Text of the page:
Eli Caner’s label Lady and Butler gives uniforms a sartorial evolution

Spanish-born, New York-based fashion designer Eli Caner is the creative mind behind the sophisticated label, Lady and Butler. The company has carved out a niche producing style-driven, workplace-complimenting uniforms that are both chic and comfortable for employees. Recently, she designed a bespoke clothing line full of vibrant colors and exotic prints for the staff of The Hollywood Roosevelt’s Tropicana Pool Cafe–she even branched out into film to showcase the collection.

We were lucky enough to catch up with Eli to discuss growing up in Barcelona, her inspirations and style, and what’s next for Lady and Butler during her latest trip to Los Angeles.

Let’s dive right in! What three words would you use to describe yourself?
Positive. Adventurous. Creative.

Tell me about your career so far, when did you get into fashion design?
When I arrived in California from Spain, the only way for me to stay in the country was to go to school. So, I decided to study fashion in San Francisco and I eventually moved to New York for an internship with various designers. I then worked with emerging designers in design and development but after a few years, I decided to go own my own and start Lady and Butler.

Lady and Butler design and produce chic uniforms for restaurants and hotels. How did you come to be creating for that specific clothing niche? 
When I arrived in New York, I was a cocktail waitress. I didn’t like my uniform so I started doing research about uniforms that would be a better fit. I found out that there’s a need for creating bespoke uniforms that are on-brand with a hotel or restaurants’ look and feel. But at the same time, they should make workers feel good.

In what ways does designing uniforms differ from designing other types of clothing? Are there unique considerations and factors for each client and collection?
There are many, but fit is the most important for uniforms. The fabrics must also be selected carefully so it’s comfortable, washable, durable, breathable and designed to last.

“My collections try to capture the emotion and legacy of each client and space.”
+ Eli Caner photographed at The Hollywood Roosevelt

What was your inspiration for the collection you developed for The Hollywood Roosevelt? 
The Tropicana pool was my inspiration. It was such a fun theme to base a collection on. And a fun place that people can hang around in poolside, because it’s a sunny outdoor space with a sexy vibe all year around.

  • Photos by Alexander Valerio

You also created an evocative film titled Dancing Commas, shot at the historic David Hockney pool at The Hollywood Roosevelt. This was your first foray into film, me about it…
As a creative person, I wanted to express my vision in a film. And given its history, The Hollywood Roosevelt was the perfect location for me to tell my story in. It was a collaboration between friends as well as the hotel. Lola VI, the producer, introduced me to the talented Charlotte Rabatte who directed the film. My friend Louis Epstein made a catchy, seductive song for it and Digital Evolution helped us with post production to give the film a vintage effect. The idea of the film was to a human-like character to the historic pool because it has hosted incredible parties and people throughout the years. The staff in the film, which are supporting characters, are all wearing sexy Lady and Butler uniforms, which reinforces the seductive energy of pool.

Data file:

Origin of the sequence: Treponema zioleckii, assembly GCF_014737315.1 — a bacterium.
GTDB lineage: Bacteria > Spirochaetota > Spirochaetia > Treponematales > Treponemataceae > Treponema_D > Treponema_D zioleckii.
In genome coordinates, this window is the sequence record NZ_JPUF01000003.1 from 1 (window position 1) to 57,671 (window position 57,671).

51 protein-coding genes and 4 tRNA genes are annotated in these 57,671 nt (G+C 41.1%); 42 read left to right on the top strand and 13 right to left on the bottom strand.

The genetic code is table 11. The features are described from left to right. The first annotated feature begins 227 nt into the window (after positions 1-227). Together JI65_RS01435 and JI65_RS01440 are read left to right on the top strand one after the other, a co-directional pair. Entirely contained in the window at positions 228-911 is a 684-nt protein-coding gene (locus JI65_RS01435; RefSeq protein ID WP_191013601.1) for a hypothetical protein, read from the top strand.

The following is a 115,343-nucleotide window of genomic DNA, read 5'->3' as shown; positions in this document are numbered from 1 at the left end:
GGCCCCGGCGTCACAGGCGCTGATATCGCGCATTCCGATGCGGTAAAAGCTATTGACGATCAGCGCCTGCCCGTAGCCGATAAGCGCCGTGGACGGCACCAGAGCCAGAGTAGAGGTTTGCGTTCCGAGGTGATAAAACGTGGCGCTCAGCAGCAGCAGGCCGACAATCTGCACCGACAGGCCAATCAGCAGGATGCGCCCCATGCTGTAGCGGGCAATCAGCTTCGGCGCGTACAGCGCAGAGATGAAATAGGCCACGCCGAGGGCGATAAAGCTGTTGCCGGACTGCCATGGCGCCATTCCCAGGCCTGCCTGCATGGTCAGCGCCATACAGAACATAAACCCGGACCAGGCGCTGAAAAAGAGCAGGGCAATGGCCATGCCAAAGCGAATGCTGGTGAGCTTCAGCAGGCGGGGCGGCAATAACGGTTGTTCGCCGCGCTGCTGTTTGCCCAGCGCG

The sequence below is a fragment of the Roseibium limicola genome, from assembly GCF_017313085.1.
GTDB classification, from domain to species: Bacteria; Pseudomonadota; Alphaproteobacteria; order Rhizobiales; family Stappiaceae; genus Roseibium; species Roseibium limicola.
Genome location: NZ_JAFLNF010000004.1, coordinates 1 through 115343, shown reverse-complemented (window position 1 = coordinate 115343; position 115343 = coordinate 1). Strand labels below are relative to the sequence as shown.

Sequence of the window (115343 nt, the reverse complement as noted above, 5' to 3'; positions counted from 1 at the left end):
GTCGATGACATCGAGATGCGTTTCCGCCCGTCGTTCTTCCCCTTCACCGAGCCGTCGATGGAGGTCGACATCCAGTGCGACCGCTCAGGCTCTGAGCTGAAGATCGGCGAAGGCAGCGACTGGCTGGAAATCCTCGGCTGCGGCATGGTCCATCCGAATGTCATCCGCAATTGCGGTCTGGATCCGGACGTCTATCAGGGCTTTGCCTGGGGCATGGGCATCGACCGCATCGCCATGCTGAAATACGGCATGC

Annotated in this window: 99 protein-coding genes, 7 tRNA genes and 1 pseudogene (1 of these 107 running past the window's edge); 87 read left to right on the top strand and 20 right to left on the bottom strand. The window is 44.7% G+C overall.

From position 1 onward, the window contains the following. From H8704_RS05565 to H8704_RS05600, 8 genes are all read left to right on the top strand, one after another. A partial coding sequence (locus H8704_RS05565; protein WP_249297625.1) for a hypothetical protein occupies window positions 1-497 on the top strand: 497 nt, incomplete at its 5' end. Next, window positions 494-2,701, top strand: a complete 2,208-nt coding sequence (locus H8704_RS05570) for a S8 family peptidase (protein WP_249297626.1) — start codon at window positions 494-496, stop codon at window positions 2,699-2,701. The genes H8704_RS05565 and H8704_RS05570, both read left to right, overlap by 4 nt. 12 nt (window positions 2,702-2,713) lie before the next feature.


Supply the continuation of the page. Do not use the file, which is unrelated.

Do you follow a Steve Jobs or Mark Zuckerberg-esque approach to your own personal style, with uniformed dressing for everyday life?
I guess, because wearing black is my main uniform. But I like to change my look for different occasions.

What did growing up in Barcelona bestow on you?
I think Barcelona gave me my a devil-may-care personality, because growing up in a city with a beach gave me a relaxed approach to life. My dad used to bring me to Park Guell for and the Miro museum next to my house for our play dates which gave me the appreciation for art and arquitectura. But the Olympics in ’92 held in the city gave me the yearning to explore the world.

Where was the first place you adventured to overseas? And what was that experience like?
My first adventure overseas was in 1994 when I was a professional swimmer for Spain, and my team and I competed in Genova, Italy. After that, I went to New York City and it captured my soul instantly–its magnetic energy stuck with me. It’s no small wonder that I live here now, but I still am on a continuous journey to explore the rest of the world.

What does a normal day in your life look like?
When I’m in New York, my days are full on from morning to the evening. I have a home office space so at 10am, after a couple cups of coffee, I start working with my staff. In the evening, there are always plenty of things to do, but I also love to stay in and enjoy my home as I travel a lot.

What do you think about when you’re alone?
I’m a daydreamer. I’m always thinking what’s my next adventure and destination!

What sights, sounds, places or spaces inspire you most? 
The sound of waves, the smell of nature after a rain, and I love being in the middle of big architectural structures and design spaces. I like people-watching in big cities and taking in small towns with lots of history.

What activities or daily rituals do you employ to get you through the working week?
I try to work out and cook at home at least twice a week. I always love seeing friends and family, which helps
me get through the week.

What’s next for your brand Lady and Butler? 
I’d like to do more films soon, creating collaborations with other artists and friends, and a summer capsule collection for retail.

  • Story by Ariel Katz
  • Photos by Che Stipanovich and Alexander Valerio

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